Why You Should See Dollar Signs When Your Neighbor Puts Junk On the Curb
Every business owner has to consider their profit margin: their net profits divided by their revenue. To have a 100% profit margin, your product must cost you absolutely nothing to acquire and sell. Is this even possible?
It is if you're in the business of junk-picking!
Before you rule it out, listen to the rest of the story. Here's how I've made more than $100 from other people's junk -- and how others have made far more.
How I Make Money Selling Other People's Junk
As we left our condo one day, my wife and I saw a beautiful round wooden dining room table next to the dumpster. I carried it home and we used it for a couple months. Then, after junk-picking two wooden chairs, I snapped a few photos of the set and put it up for sale on Craigslist last week. The second caller came over and paid $50 cash for the table and chairs.
Last month, I found six unopened boxes of floor tiles, so I loaded them in our minivan. The next time I drove by a flooring place I stopped and sold them for $10. In January, while helping clean out my friend's new house, I salvaged several nice items, including 55 zippered nylon pouches that each had a new bag of golf tees in them. A few weeks later, I took them to a flea market with a golf shop, and the owner gave me $40 for my 55 little junk-picked pouches.
In the last year, without actually trying (people are always throwing out good stuff near my building!) I've salvaged that dining table, several wooden chairs, a coffee table, an artificial tree, a music stand, tiles, tools and two pocket knives. I sold a transport chair we got for free for $35 and a junk-picked carpet knee-kicker for $10. Although I am making a 100% profit margin, my junk-picking stories involve small gains. But not all junk pickers do it on such a small scale.
Turning Junk-Picking into a Bigger Business
During the annual cleanup week in Winnetka, IL, near Chicago, scavengers scour the neighborhoods with vans and trucks. They collect the best of the goodies before the garbage trucks arrive and sell them in various ways. One year, a man even found a sack full of money! Annual spring cleanups are common in communities around the country, and they offer an opportunity to efficiently gather free things to sell.
Of course, once you start buying gas to drive around gathering your products, your profit margins might drop closer to 90% or so. But if you can live with a bit less than a 100% profit margin, the possibilities to make some decent extra cash are numerous. Years ago, while helping a friend haul trash to the Blair Township spring cleanup collection point in Michigan, I met a man who was pulling out all of the bicycles before they were thrown into the compactors. He had about forty or fifty piled high on a trailer, and he said it was his second load. He told me that he fixed them up and sold them for $10 to $100 each, and came back every year to resupply.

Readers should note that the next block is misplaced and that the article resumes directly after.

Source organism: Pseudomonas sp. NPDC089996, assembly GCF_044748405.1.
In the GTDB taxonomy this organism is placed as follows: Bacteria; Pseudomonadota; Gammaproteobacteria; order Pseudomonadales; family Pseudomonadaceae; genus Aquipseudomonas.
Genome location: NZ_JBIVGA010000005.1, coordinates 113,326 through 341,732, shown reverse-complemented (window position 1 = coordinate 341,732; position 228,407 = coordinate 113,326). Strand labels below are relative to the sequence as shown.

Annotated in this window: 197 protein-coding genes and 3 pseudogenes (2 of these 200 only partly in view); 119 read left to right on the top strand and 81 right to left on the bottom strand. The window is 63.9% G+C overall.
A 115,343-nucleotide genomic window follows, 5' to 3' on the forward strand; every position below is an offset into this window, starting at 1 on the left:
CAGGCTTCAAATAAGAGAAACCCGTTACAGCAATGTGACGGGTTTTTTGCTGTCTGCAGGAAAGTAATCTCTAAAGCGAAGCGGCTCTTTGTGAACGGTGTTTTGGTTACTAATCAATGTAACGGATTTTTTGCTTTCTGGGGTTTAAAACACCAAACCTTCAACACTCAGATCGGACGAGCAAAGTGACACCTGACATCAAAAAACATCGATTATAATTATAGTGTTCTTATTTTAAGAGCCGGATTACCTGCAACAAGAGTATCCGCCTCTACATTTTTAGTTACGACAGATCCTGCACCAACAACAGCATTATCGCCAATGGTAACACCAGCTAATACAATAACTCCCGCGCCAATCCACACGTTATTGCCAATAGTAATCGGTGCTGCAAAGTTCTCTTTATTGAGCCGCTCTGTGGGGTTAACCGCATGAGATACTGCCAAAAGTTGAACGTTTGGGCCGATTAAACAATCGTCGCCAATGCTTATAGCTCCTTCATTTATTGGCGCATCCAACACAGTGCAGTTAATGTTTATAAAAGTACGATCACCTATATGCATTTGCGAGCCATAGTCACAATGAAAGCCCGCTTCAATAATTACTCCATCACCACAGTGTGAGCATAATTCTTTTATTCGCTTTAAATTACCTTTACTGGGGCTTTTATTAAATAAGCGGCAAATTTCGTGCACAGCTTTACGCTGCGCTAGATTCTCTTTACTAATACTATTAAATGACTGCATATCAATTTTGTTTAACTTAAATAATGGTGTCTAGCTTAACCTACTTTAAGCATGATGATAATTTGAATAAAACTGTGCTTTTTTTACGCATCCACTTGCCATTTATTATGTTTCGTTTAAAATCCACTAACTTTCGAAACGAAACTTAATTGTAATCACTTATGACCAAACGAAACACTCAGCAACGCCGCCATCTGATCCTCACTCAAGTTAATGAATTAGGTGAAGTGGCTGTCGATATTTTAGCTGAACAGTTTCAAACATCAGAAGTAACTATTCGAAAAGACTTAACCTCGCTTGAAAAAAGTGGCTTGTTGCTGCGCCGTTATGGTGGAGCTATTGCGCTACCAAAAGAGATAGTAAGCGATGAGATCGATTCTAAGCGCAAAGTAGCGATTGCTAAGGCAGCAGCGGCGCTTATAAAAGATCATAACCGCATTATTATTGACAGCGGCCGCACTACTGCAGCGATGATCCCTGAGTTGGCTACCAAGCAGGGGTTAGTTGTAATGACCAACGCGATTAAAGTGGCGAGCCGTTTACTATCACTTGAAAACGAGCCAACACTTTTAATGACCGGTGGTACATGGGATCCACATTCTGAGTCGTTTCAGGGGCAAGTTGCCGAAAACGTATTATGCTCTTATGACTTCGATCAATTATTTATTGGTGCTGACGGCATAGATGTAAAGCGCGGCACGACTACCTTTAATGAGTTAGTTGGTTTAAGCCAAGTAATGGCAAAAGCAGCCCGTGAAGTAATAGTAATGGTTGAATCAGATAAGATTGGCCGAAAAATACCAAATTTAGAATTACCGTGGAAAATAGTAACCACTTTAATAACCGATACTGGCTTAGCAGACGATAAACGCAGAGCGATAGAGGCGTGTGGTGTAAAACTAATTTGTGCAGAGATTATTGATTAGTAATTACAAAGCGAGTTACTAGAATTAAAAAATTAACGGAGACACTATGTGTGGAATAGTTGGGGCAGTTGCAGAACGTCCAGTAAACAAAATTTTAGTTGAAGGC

Then there are the really lucky finds. Nick DiMola, the owner of a garbage collection company in New York, has found numerous valuables, including ancient Mayan artifacts that appraised at more than $16,000, according to MSN.com. Another New Yorker found a painting in the trash and sold it for $1,900. Mac Robertson, an electrician who was working at artist Francis Bacon's London studio in the 1970s, salvaged photographs, letters and other things that Bacon was throwing away. He had to hold onto the items for a while, but in 2007 he sold them for 965,490 Euros, which was about $1.5 million.
How to Make Money Selling Junk
Are you ready to become a junk-picker and sell things with a 100% profit margin (or close to it)? Here are some guidelines to get you started:
1. Set Aside Space
You'll need to store your finds until they sell, so clean out a corner of the garage or basement, or devote a shed in the backyard to your new business.
2. Choose a Junk Picker's Uniform
After your first few sales, the temptation of big bucks may have you crawling into a dumpster for some half-buried treasure you just can't leave behind. This can be dirty work, so have a set of clothing set aside just for your junk-picking forays. It might include sunglasses and other disguises so you'll feel more comfortable with the looks people will give you as you emerge from that stinky treasure bin.
3. Be Efficient
It's easy to spend a lot on gas while you're driving around looking for free things to sell. Choosing to walk around the neighborhood instead means spending a lot more time on your search.
Try to plan efficient routes by noting where the best stuff is thrown out. Keep a list of garbage pickup days for various areas because most valuable junk will be put out the day before the garbage man gets there. Check the official websites of nearby towns and counties for announcements of annual cleanups.
4. Learn Values
You don't want to have a yard full of junk, so learn what sells easily and how much it's worth. Check Craigslist to see what people are paying for furniture and other items. Using your smartphone, you can even do this while looking through a pile of curbside trash. Carry an index card with updated scrap metal prices on it. A trashed window air conditioning unit can net you $10 or $15 for the copper, if you're willing to take the time to remove it.
5. Have a Sales Strategy
Before you start dumpster diving, you should have a plan for selling your discoveries. Local scrap buyers want metals, so find the ones that pay the most. Sell furniture on Craigslist or, if you don't want people coming to your home, at a used furniture store or consignment shop. If you use the latter, set up an account first (sell something from around the house to get started), so you can go straight from your junk-picking rounds to the shop, with no need to store things at home. You'll want to bring supplies to do quick cleanings so items look their best.
Your Turn: Have you ever sold a trashy treasure?